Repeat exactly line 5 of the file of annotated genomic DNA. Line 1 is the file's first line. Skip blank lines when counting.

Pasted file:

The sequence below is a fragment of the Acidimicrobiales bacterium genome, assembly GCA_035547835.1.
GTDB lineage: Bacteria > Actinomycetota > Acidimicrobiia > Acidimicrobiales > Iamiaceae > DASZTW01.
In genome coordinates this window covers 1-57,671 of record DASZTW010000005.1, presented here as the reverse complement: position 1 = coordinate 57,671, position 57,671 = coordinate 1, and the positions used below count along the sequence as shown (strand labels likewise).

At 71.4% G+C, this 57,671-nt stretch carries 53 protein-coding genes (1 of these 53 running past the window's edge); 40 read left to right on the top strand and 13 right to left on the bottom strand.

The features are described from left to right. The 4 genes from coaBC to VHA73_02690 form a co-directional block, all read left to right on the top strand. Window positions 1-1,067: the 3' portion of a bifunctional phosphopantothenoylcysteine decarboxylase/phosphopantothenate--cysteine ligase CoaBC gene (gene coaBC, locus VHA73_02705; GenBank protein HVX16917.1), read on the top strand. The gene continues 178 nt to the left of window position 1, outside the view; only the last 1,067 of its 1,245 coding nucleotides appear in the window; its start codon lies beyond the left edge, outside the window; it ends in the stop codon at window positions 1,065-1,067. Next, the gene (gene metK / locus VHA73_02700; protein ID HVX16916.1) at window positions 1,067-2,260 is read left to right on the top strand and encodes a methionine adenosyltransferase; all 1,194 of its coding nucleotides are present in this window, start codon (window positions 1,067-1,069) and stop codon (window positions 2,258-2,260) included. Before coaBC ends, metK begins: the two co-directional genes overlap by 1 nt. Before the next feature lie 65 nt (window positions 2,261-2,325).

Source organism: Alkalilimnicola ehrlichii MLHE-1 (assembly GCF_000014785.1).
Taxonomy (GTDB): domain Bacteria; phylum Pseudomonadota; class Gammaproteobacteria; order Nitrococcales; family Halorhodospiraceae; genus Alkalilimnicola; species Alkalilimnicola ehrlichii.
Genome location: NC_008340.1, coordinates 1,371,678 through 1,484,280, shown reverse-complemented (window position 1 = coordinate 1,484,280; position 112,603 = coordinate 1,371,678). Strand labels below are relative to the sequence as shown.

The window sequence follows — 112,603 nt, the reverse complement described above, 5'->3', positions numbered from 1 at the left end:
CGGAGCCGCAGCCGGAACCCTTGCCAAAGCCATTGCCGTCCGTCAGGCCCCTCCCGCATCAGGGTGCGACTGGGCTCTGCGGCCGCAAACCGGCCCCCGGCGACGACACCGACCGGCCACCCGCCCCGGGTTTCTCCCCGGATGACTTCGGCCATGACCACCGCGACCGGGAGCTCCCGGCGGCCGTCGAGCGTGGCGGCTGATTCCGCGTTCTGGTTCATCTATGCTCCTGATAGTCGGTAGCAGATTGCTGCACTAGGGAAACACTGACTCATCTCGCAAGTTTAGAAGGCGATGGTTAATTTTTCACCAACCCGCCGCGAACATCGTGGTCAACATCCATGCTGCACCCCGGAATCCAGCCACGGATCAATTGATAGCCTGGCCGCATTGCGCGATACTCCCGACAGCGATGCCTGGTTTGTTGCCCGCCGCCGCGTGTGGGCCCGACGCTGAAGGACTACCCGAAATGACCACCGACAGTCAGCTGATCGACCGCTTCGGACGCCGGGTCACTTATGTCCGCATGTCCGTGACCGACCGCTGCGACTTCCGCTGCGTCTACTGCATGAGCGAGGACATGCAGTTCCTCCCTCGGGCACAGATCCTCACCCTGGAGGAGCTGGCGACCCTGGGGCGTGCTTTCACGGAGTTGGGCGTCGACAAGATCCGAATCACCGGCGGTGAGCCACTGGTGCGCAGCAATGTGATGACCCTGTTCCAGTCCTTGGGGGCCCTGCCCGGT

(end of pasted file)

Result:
The features are described from left to right. The 4 genes from coaBC to VHA73_02690 form a co-directional block, all read left to right on the top strand. Window positions 1-1,067: the 3' portion of a bifunctional phosphopantothenoylcysteine decarboxylase/phosphopantothenate--cysteine ligase CoaBC gene (gene coaBC, locus VHA73_02705; GenBank protein HVX16917.1), read on the top strand. The gene continues 178 nt to the left of window position 1, outside the view; only the last 1,067 of its 1,245 coding nucleotides appear in the window; its start codon lies beyond the left edge, outside the window; it ends in the stop codon at window positions 1,065-1,067. Next, the gene (gene metK / locus VHA73_02700; protein ID HVX16916.1) at window positions 1,067-2,260 is read left to right on the top strand and encodes a methionine adenosyltransferase; all 1,194 of its coding nucleotides are present in this window, start codon (window positions 1,067-1,069) and stop codon (window positions 2,258-2,260) included. Before coaBC ends, metK begins: the two co-directional genes overlap by 1 nt. Before the next feature lie 65 nt (window positions 2,261-2,325).